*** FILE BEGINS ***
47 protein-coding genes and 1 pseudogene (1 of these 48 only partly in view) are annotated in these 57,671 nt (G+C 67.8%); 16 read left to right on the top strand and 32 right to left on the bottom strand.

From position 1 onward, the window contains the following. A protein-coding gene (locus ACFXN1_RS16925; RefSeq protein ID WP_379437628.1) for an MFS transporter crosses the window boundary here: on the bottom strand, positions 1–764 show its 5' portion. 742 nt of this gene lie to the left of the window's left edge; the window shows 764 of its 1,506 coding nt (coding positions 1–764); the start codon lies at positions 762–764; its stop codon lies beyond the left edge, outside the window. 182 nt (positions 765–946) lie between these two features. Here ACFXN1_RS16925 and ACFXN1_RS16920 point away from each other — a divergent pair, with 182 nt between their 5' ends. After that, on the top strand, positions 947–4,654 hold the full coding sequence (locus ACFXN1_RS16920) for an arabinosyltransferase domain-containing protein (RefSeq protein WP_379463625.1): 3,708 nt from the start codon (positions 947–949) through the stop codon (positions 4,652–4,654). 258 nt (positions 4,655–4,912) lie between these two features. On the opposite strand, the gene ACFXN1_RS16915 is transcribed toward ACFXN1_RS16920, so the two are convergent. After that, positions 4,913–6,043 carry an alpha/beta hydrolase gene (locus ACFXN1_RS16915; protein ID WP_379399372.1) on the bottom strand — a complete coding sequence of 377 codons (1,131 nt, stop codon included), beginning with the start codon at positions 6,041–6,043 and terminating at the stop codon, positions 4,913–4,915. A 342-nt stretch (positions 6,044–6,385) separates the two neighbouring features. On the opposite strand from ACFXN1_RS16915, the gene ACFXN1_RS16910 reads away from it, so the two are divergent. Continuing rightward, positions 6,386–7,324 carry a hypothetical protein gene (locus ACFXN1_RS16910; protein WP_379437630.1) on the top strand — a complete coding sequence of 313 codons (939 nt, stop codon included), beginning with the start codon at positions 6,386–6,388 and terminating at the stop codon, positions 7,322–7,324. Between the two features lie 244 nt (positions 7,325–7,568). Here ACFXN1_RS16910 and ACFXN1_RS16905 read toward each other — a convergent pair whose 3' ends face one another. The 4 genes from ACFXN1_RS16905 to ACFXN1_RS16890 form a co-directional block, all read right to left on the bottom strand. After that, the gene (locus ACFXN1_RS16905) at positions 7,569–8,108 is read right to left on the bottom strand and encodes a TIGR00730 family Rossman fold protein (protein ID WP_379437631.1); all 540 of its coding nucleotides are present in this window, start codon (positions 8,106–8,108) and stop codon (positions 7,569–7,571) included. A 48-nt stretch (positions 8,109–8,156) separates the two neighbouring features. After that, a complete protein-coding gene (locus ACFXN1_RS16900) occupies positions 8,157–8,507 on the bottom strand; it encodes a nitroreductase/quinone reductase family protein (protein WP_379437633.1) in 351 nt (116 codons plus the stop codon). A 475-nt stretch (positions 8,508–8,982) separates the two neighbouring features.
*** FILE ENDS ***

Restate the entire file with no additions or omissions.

47 protein-coding genes and 1 pseudogene (1 of these 48 only partly in view) are annotated in these 57,671 nt (G+C 67.8%); 16 read left to right on the top strand and 32 right to left on the bottom strand.

From position 1 onward, the window contains the following. A protein-coding gene (locus ACFXN1_RS16925; RefSeq protein ID WP_379437628.1) for an MFS transporter crosses the window boundary here: on the bottom strand, positions 1–764 show its 5' portion. 742 nt of this gene lie to the left of the window's left edge; the window shows 764 of its 1,506 coding nt (coding positions 1–764); the start codon lies at positions 762–764; its stop codon lies beyond the left edge, outside the window. 182 nt (positions 765–946) lie between these two features. Here ACFXN1_RS16925 and ACFXN1_RS16920 point away from each other — a divergent pair, with 182 nt between their 5' ends. After that, on the top strand, positions 947–4,654 hold the full coding sequence (locus ACFXN1_RS16920) for an arabinosyltransferase domain-containing protein (RefSeq protein WP_379463625.1): 3,708 nt from the start codon (positions 947–949) through the stop codon (positions 4,652–4,654). 258 nt (positions 4,655–4,912) lie between these two features. On the opposite strand, the gene ACFXN1_RS16915 is transcribed toward ACFXN1_RS16920, so the two are convergent. After that, positions 4,913–6,043 carry an alpha/beta hydrolase gene (locus ACFXN1_RS16915; protein ID WP_379399372.1) on the bottom strand — a complete coding sequence of 377 codons (1,131 nt, stop codon included), beginning with the start codon at positions 6,041–6,043 and terminating at the stop codon, positions 4,913–4,915. A 342-nt stretch (positions 6,044–6,385) separates the two neighbouring features. On the opposite strand from ACFXN1_RS16915, the gene ACFXN1_RS16910 reads away from it, so the two are divergent. Continuing rightward, positions 6,386–7,324 carry a hypothetical protein gene (locus ACFXN1_RS16910; protein WP_379437630.1) on the top strand — a complete coding sequence of 313 codons (939 nt, stop codon included), beginning with the start codon at positions 6,386–6,388 and terminating at the stop codon, positions 7,322–7,324. Between the two features lie 244 nt (positions 7,325–7,568). Here ACFXN1_RS16910 and ACFXN1_RS16905 read toward each other — a convergent pair whose 3' ends face one another. The 4 genes from ACFXN1_RS16905 to ACFXN1_RS16890 form a co-directional block, all read right to left on the bottom strand. After that, the gene (locus ACFXN1_RS16905) at positions 7,569–8,108 is read right to left on the bottom strand and encodes a TIGR00730 family Rossman fold protein (protein ID WP_379437631.1); all 540 of its coding nucleotides are present in this window, start codon (positions 8,106–8,108) and stop codon (positions 7,569–7,571) included. A 48-nt stretch (positions 8,109–8,156) separates the two neighbouring features. After that, a complete protein-coding gene (locus ACFXN1_RS16900) occupies positions 8,157–8,507 on the bottom strand; it encodes a nitroreductase/quinone reductase family protein (protein WP_379437633.1) in 351 nt (116 codons plus the stop codon). A 475-nt stretch (positions 8,508–8,982) separates the two neighbouring features.